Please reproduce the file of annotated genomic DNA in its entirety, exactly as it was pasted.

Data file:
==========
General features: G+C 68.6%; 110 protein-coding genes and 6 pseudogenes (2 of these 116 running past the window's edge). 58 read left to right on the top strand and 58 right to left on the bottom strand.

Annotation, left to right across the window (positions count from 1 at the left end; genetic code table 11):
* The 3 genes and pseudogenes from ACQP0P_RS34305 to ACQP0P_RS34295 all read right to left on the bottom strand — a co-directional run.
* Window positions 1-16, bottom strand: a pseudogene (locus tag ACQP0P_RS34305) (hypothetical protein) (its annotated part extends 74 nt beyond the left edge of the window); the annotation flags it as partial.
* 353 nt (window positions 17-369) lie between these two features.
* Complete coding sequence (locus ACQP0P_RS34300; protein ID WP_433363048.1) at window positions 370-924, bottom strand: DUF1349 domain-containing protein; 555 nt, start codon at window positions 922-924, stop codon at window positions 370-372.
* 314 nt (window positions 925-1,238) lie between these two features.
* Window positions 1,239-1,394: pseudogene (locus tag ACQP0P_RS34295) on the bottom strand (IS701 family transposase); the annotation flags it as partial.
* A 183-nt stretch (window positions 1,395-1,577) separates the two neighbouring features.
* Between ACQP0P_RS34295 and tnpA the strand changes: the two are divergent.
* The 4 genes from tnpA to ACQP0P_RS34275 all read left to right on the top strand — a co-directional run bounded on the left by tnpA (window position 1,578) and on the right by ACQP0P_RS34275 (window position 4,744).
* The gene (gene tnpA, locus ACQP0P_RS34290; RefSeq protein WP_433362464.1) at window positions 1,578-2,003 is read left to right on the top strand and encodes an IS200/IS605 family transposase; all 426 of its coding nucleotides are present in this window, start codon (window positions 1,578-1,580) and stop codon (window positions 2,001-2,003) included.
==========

General features: G+C 68.6%; 110 protein-coding genes and 6 pseudogenes (2 of these 116 running past the window's edge). 58 read left to right on the top strand and 58 right to left on the bottom strand.

Annotation, left to right across the window (positions count from 1 at the left end; genetic code table 11):
* The 3 genes and pseudogenes from ACQP0P_RS34305 to ACQP0P_RS34295 all read right to left on the bottom strand — a co-directional run.
* Window positions 1-16, bottom strand: a pseudogene (locus tag ACQP0P_RS34305) (hypothetical protein) (its annotated part extends 74 nt beyond the left edge of the window); the annotation flags it as partial.
* 353 nt (window positions 17-369) lie between these two features.
* Complete coding sequence (locus ACQP0P_RS34300; protein ID WP_433363048.1) at window positions 370-924, bottom strand: DUF1349 domain-containing protein; 555 nt, start codon at window positions 922-924, stop codon at window positions 370-372.
* 314 nt (window positions 925-1,238) lie between these two features.
* Window positions 1,239-1,394: pseudogene (locus tag ACQP0P_RS34295) on the bottom strand (IS701 family transposase); the annotation flags it as partial.
* A 183-nt stretch (window positions 1,395-1,577) separates the two neighbouring features.
* Between ACQP0P_RS34295 and tnpA the strand changes: the two are divergent.
* The 4 genes from tnpA to ACQP0P_RS34275 all read left to right on the top strand — a co-directional run bounded on the left by tnpA (window position 1,578) and on the right by ACQP0P_RS34275 (window position 4,744).
* The gene (gene tnpA, locus ACQP0P_RS34290; RefSeq protein WP_433362464.1) at window positions 1,578-2,003 is read left to right on the top strand and encodes an IS200/IS605 family transposase; all 426 of its coding nucleotides are present in this window, start codon (window positions 1,578-1,580) and stop codon (window positions 2,001-2,003) included.